There are five general steps in the revenue recognition process. Companies must clearly identify the services and products they sell, contracts under which they sell, and implement accounting processes to properly and accurately capture revenue when the commitments as outlined in contracts are completed.

Because Smartbridge is well versed in business systems for large restaurant chains, we will use the food service industry as an example to walk through the rest of this. Of course, these principals apply to any organization, with minor modifications (such as franchisor-franchisee contracts).

An illustration of this concept and process for a typical food franchiser is outlined below as an example.

In the dynamic industry of food service, ethical and efficient accounting method of recognition revenue is especially important. The variety of franchisor-franchisee contracts, with the various moving parts and obligations in them require companies to implement standardized and documented processes, proper managerial governance, and technology (IT) partnerships to accurately recognize revenue at the right time.

Technology is only part of the solution, especially within contractual commitments established in the food service industry. A holistic approach must be taken towards the people, processes and technology aspects that drive the franchise. This involves establishing a cross functional implementation team, guidelines and checklists, and finally, choosing the right tool that will facilitate the revenue recognition implementation.

Implementing Revenue Recognition

Implementing revenue recognition involves specific integrations within internal controls and taxes:

  • Internal controls will require updating, if not a complete overhaul, to reflect changes in accounting policies and procedures.

  • Processes may need to be developed or updated to incorporate new management judgement.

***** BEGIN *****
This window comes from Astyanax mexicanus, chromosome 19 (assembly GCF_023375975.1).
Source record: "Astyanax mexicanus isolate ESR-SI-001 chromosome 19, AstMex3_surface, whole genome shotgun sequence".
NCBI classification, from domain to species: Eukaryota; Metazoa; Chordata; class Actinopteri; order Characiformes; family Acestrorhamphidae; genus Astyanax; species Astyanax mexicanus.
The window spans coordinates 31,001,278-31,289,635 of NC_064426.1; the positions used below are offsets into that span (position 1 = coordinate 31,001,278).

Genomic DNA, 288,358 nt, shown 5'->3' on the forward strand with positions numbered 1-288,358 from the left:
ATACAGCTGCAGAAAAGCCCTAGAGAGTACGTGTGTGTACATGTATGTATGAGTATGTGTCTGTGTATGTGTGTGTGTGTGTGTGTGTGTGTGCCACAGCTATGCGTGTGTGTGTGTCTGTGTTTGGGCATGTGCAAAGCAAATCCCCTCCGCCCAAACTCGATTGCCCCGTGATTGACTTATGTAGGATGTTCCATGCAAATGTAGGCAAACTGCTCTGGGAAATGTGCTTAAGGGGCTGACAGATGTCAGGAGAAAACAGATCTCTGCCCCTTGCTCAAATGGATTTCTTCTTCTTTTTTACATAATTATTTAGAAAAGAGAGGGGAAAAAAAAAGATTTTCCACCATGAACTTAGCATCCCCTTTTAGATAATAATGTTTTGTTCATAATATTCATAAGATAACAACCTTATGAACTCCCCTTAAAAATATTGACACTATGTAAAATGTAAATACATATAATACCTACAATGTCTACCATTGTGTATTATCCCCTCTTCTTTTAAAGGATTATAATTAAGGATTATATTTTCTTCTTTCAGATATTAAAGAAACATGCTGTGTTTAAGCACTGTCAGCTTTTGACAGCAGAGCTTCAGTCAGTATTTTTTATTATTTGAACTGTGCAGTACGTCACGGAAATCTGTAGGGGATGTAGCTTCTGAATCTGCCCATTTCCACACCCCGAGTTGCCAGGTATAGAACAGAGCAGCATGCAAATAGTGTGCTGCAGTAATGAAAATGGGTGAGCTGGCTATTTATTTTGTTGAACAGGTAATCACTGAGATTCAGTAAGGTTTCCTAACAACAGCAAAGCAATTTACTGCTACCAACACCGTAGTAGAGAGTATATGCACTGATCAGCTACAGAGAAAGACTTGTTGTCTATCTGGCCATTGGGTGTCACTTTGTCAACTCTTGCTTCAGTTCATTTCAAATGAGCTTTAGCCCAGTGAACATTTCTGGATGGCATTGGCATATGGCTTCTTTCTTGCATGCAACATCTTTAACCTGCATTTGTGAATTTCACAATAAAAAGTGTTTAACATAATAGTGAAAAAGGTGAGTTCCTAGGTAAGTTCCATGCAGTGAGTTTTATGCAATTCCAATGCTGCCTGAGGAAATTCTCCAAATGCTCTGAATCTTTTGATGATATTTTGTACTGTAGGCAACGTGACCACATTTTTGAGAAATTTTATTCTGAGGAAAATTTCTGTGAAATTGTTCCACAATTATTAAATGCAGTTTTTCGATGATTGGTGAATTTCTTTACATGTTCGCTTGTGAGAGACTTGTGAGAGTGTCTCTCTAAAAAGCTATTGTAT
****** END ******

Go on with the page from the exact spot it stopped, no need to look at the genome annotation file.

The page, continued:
• Systems may need updating to capture new data used for accounting and additional disclosures.

  • Revenue recognition processes and policy documentation will require updating.

  • There may need to be change to tax accounting methods.

  • Multinational entities should evaluate whether the new standard will have impact on transferring price.

Revenue recognition ensures not only ethical financial performance tracking, but also helps retain long term business relationships. IT innovation and digital enablement is especially important to adopt so the processes for proper revenue recognition upon completion of contract commitments can be automated where possible.

Several of the leading ERP vendors such as Oracle and SAP have taken the necessary steps to support the new revenue recognition standard.  Oracle’s JD Edwards supports the new standard in various services such as contract billing, service billing, project costing, goods shipment etc. by setting up various triggers and schedules.

  • Modernizing applications…

  • Integrating them with internal and external business partners…

  • Using mobile technologies to capture commitment completion milestone sign-offs and approvals from customers…

  • And using advanced data management and analytical technologies to create business differentiation…

…are all basic ingredients for companies to propel themselves ahead of the competition, even when dealing with regulatory matters such as this.